There is a blistering cold approaching. People have always said that winter is the season of death. The illustrious bear goes into hibernation. The leaves have long since fallen off of the maple tree, and snow begins to fall on the western red cedar. It is not a season of actual death, people die every day. It is a season of death in nature.
I do not call it so. Winter is more alive, in many ways, than any other season of the year. Seasonal activities like curling, hockey, and downhill skiing are rampant and only occur during the winter months. Ski resorts once dry and barren are now chalk full of residents waiting for the next fresh powder drop. Snowmen come alive and tales of Hanukah and Christmas light up the hearts of children everywhere. Neigh, winter is not the season of death, although it may appear as such to the roaming pessimist. Winter is joyous fun for the whole family.
And then you have those ugly holiday shopping sprees. Sales for everything from shoes and shirts to sexy lingerie. The Macy’s Holiday parade. The giant Christmas trees and the fake Santas. Black Friday. Stampedes of consumers trampling people to death at Walmart. What an ugly way to go.
Fat asses. Greedy bastards. Normal people. Every type of person is somehow amplified by the atmosphere of winter. And to think its bad here, try Afghanistan, where the snow hangs diligently waiting for you to make one wrong move.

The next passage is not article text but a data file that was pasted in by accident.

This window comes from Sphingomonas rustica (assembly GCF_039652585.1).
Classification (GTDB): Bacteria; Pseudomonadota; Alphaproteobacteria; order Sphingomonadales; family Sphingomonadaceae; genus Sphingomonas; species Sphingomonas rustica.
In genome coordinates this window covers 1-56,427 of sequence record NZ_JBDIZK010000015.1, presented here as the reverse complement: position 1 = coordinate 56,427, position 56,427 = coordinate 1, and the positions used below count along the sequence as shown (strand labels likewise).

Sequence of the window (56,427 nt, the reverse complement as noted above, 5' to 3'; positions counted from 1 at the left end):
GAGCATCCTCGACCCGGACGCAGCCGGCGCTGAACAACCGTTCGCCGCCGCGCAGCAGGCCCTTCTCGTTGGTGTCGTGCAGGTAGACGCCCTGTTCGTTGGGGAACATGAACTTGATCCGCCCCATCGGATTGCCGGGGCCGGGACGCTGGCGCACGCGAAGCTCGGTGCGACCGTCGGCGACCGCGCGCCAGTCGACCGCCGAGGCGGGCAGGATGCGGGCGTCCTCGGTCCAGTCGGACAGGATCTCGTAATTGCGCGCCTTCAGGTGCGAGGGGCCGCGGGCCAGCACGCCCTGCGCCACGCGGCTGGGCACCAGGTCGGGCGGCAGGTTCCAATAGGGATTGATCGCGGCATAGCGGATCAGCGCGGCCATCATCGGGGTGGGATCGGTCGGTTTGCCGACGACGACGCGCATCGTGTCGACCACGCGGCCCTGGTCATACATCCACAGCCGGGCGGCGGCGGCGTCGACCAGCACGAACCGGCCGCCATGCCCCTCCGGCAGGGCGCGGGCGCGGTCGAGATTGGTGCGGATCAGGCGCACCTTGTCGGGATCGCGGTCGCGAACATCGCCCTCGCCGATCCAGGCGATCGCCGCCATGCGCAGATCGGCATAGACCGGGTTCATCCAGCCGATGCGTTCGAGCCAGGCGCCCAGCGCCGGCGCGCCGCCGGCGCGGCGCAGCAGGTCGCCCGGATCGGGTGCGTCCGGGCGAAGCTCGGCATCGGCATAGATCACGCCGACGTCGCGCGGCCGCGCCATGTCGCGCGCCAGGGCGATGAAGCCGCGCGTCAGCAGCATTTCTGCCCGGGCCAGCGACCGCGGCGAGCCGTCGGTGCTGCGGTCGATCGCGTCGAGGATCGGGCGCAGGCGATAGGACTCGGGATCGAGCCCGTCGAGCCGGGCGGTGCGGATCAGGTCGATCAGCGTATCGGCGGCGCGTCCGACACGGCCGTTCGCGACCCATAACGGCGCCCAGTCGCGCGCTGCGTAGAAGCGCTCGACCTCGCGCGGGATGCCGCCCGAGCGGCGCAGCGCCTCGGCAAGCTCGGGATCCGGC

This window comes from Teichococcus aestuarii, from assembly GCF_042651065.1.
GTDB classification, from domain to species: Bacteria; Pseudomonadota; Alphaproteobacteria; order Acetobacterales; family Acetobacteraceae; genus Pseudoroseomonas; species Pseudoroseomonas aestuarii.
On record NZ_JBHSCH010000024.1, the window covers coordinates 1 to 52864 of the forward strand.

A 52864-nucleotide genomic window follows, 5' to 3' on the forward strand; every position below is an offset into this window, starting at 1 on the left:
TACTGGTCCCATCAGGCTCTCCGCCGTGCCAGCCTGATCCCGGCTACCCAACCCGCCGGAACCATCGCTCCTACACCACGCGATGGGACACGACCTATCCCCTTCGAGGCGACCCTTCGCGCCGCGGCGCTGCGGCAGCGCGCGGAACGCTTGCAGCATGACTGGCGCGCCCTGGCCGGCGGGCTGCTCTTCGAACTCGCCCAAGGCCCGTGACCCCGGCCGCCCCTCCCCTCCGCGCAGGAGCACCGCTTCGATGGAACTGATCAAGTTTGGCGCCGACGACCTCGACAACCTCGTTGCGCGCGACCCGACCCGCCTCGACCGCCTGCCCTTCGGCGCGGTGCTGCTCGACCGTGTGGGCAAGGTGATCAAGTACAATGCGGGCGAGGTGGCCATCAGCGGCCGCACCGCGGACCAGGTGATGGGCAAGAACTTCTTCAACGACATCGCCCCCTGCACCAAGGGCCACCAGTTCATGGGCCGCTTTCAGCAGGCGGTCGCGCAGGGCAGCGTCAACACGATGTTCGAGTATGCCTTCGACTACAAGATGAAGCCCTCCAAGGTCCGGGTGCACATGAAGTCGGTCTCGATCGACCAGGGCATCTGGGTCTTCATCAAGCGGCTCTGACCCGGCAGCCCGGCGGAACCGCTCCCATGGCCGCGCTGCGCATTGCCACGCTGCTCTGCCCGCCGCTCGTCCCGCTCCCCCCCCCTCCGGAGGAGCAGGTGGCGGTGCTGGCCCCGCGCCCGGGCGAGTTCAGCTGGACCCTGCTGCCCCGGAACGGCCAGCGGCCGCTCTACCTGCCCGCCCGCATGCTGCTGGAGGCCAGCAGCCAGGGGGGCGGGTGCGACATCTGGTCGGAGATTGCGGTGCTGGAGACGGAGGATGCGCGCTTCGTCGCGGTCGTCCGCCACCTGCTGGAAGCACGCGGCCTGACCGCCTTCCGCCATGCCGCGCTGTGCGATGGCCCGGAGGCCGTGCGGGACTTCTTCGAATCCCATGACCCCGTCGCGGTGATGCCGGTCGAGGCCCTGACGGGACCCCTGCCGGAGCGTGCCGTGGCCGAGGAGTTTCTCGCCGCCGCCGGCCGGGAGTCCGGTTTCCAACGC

Winter is not surely made the Season of death by its nature. It is made the season of death by people. The constant dynamic of interactions between actors creates a systemic problem of intercontinental proportion. Divy up a piece of that cake and serve it to me on a platter of naked women. I’d surely like to be a part of this.
That’s called sarcasm. Comedic. Hilarious. Funny because it’s true.
Where will you be this winter? Among the proverbial Christmas village, or hanging down south. This winter, I know where I’ll be. Among friends and like minded acquaintances. Perhaps even attractive strangers. We’ll never know until that day comes. Right now though, it’s still fall. I’m getting a little ahead of myself. But that’s what people have always said about me; like Fred Meyer setting up for Christmas the day of Halloween, I’m very forward.